The A.A.M.C. has outlined the goals of medical education in a series of reports. Because the nature of disease and the evidence for effective treatment are so widely recognized, these educational goals are applicable to medical schools around the globe. These domains of competence usually include excellence in knowledge, communication skills, technical skills (for example, examination and procedures), professional behavior, self-improvement, and information management.
Despite the similarity in the content of medical education, the process of education varies widely from school to school. The “classic” form of medical education, which derives from the Flexnerian view of medical training, is the “2+2” curriculum; this curriculum consists of two years of basic education in science followed by two years of clinical education. The basic education in science comes in the form of lectures given five or six days a week in the mornings, and laboratory work performed each afternoon. Discipline-specific faculty members teach the courses, and each member is responsible for a final grade in his or her area of expertise. Typical courses include anatomy, biochemistry, physiology, pathology, and pharmacology. While no medical school still follows this rigid structure, remnants of this framework remain in most modern institutions.
One of the earliest variations on this teaching structure is the move from discipline-based to organ-based courses. In an attempt to improve the application of the basic sciences to the practice of medicine, Case Western Reserve University Medical School structured courses around a single organ with many disciplines teaching an element of their curriculum relevant to that organ. For example, students might spend an entire month studying the heart, its anatomy, physiology, pathology, and treatments for conditions of cardiac dysfunction.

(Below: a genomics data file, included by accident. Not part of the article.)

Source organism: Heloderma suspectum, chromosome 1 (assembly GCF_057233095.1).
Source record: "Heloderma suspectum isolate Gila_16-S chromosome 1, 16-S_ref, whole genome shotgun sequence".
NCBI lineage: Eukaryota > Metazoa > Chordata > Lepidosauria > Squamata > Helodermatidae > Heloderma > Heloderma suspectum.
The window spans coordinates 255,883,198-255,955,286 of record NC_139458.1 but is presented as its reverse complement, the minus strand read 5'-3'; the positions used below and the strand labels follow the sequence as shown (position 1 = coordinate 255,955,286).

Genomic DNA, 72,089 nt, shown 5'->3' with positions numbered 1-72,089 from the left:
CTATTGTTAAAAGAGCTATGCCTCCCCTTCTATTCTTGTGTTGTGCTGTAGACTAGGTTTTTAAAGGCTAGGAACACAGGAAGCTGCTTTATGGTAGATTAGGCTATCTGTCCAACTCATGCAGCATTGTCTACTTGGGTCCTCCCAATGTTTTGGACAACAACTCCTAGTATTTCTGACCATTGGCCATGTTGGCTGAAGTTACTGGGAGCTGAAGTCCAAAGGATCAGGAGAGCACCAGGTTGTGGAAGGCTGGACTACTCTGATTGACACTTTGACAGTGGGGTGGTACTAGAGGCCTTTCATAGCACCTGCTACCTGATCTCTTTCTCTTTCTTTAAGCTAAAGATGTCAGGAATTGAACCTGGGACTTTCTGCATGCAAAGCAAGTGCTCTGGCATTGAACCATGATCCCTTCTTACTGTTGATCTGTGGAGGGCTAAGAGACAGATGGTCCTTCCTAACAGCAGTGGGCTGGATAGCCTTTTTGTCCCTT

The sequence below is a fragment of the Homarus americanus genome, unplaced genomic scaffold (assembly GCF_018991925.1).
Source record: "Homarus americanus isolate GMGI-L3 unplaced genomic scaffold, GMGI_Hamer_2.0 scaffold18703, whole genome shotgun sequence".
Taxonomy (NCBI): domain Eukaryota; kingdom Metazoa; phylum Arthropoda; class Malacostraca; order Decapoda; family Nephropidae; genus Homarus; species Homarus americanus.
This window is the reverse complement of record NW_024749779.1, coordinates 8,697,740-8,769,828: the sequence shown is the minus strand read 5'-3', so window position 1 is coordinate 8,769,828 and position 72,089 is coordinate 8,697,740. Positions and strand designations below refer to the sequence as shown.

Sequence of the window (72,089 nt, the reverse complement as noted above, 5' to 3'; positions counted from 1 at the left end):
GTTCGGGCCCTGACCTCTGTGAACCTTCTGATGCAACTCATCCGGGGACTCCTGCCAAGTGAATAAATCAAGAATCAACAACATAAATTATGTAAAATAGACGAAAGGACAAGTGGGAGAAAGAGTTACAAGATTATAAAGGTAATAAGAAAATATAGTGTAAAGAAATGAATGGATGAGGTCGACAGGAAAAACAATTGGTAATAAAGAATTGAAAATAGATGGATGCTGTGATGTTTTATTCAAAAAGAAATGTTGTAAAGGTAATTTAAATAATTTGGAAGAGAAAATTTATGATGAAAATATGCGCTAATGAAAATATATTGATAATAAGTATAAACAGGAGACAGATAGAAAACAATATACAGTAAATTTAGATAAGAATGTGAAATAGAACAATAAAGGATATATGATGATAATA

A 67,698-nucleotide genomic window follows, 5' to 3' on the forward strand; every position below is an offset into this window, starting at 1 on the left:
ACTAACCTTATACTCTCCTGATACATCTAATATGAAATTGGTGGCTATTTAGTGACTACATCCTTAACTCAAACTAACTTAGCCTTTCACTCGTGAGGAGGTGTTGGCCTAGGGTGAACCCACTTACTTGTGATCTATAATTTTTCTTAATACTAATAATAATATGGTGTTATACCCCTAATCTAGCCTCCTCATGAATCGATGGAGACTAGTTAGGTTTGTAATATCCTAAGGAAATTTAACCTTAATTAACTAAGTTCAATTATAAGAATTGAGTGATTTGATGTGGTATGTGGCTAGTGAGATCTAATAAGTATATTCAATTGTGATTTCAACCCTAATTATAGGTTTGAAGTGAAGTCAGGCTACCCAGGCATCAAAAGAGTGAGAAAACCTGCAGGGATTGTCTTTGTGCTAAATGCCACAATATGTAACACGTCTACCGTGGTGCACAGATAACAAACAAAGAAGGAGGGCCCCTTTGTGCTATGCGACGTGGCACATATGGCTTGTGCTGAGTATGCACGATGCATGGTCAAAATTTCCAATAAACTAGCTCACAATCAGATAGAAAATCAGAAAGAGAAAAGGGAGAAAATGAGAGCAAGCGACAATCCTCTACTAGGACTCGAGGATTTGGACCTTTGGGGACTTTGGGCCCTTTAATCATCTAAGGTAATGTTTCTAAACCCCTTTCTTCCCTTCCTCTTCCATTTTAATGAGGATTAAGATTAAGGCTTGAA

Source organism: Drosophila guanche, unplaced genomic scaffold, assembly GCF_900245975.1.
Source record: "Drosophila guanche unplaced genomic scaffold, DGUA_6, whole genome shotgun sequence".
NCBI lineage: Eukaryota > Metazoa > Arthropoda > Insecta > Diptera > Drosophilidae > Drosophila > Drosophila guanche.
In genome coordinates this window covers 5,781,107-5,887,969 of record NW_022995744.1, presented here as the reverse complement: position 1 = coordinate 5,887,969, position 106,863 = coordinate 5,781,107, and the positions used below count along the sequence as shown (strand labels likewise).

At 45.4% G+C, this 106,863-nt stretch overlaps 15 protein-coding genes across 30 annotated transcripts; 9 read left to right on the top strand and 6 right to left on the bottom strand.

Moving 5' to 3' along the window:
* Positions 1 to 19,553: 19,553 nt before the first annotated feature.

In the mid-1970s, referencing the process of legal education, McMaster University, the University of New Mexico, and Michigan State University converted their educational process to a case-based education known as “problem-based learning.” In this approach, faculty members give student groups a patient case to solve. During the process of developing a solution, students generate a series of questions which they must answer. For example, in a case of heart failure the students realize they must learn the heart’s anatomy. With faculty assistance, they divide up assignments in the group, disperse to investigate answers, and return to the group to present their responses. This “pure” form of problem-based education exists at very few medical schools, but many have used adaptations of this format to enrich small group experiences and engage students in self-directed learning.
A recent variation on this theme of student-directed learning comes from the University of Dundee, Scotland where the faculty offers students a large set of learning objectives. The role of the faculty is to provide students with opportunities to learn, but students can educate themselves using many available means, including textbooks, online education, small groups, and lectures. Faculty members measure student performance using examinations, and they base student promotion upon successful completion of (and evidence of competence in) the prescribed learning objectives.